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Bird Flu Scam: Donald H. Rumsfeld - Former Chairman of Gilead Sciences

Tuesday 25 October 2005

Do you get it yet?

Foster City, CA, January 3, 1997 - Gilead Sciences Inc. (Nasdaq: GILD) today announced that board member Donald H. Rumsfeld will assume the position of Chairman, effective immediately. Mr. Rumsfeld succeeds Michael L. Riordan, M.D., who founded Gilead in 1987 and has served as Chairman since 1993. Dr. Riordan will continue to serve as a director on the board.

"Gilead is fortunate to have had Don Rumsfeld as a stalwart board member since the company’s earliest days, and we are very pleased that he has accepted the Chairmanship," Dr. Riordan said. "He has played an important role in helping to build and steer the company. His broad experience in leadership positions in both industry and government will serve us well as Gilead continues to build its commercial presence."

Related: Tamiflu

Related: Bird Flu "Pandemic" Antidote: Wash Hands

Related: Spain: Bird Flu Sparking Human Epidemic Is ’Science Fiction’

What a crazy coincidence! The Rumsfeld, bird flu connection

Rumsfeld used to run drug company that invented bird-flu medicine

Donald Rumsfeld, the guy who runs the Pentagon and its disastrous wars, had an interesting job before joining the current Bush administration: He was chairman of Gilead Sciences Inc., the drug company that invented Tamiflu, the only medicine thought to be effective against the killer bird flu we’re told to expect here in the United States any day now.

Earlier this month, Bush outraged Americans on all (both) sides of the political spectrum when he announced his intention to have the U.S. military take over American cities hit by the avian flu. The move would put the United States under martial law, which is illegal.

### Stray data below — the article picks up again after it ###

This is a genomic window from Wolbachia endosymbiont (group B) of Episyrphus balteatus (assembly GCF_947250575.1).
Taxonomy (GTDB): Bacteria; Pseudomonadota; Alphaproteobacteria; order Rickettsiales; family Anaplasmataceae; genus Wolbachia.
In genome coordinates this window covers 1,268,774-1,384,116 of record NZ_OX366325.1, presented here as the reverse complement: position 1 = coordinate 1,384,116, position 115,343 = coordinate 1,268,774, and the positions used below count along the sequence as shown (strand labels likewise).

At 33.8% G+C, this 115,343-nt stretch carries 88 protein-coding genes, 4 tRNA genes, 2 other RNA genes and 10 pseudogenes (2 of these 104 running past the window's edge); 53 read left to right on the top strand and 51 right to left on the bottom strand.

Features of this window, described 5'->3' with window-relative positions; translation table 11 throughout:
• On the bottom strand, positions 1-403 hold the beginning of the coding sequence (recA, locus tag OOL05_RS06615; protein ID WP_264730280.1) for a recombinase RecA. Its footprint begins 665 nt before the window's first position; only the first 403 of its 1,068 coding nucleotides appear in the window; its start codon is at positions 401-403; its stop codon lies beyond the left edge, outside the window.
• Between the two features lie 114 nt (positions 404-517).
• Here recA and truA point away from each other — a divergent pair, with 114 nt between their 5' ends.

Rumsfeld owned significant shares of Gilead at least until 2002, when ethics rules forced him to sell off $91 million worth of stocks.

The federal government has already put in a $3.1 billion order for Tamiflu.

Posted on October 24, 2005 at 03:48 PM | Permalink

Forum posts

  • Gilead Sciences licenced the marketing of oseltamivr to Roche after lackluster sales. Once they realized the potential for the market from the H5N1 pandemic they sued Roche for termination of the agreement on the grounds that they were not effectively marketing Tamiflu. The truth is GS never really was satisfied with Roche’s strategies, but the timing is a little odd. Also, anyone having experience with Gilead will tell you that this is pretty typical of their operating style. Ironically, the other drug made by GlaxoSmithKline (Relenza) was licensed after poor sales and fatalities in users with asthma. Now GSK has mysteriously regained interest in this drug and is in arbitration.

    It might seem that investors would be lining up at the trough to reap the profits with these drugs. There are at least 3 reasons why this is probably not the case. First, all the legal wranglings make investors nervous, both drugs are likely to be tied up in court for years. Second, the drugs don’t prevent influenza, they just modify the severity. Third, in the event of pandemic, it is likely that one or more of these drugs (there are others, such as a promising agent by Sankyo) will be mass produced off patent and no one will make anything anyway. Another point that is often missed is that influenza virus with resistance can be selected in people taking the drug. In this case, if resistant virus enter the infectious pool, these agents are going to be ineffective anyway.

    As far as Rumsfeld, his 2004 financial disclosure indicates that he owned between 5 and 25 million dollars in equity in Gilead as of Dec 31, 2004; however, he has also sold holdings in the same range. Next year’s disclosure will show the value range of any remaining holdings in Gilead.

  • Excellent Article!

    Here more info about this Bird Flu Virus:

    Bird Flu Virus

    There are at least 15 different types of avian influenza that routinely infect birds around the world. The current outbreak is caused by a strain known as H5N1, which is highly contagious among birds and rapidly fatal. Unlike many other strains of avian influenza, it can be transmitted to humans, causing severe illness and death.

    Ngullen R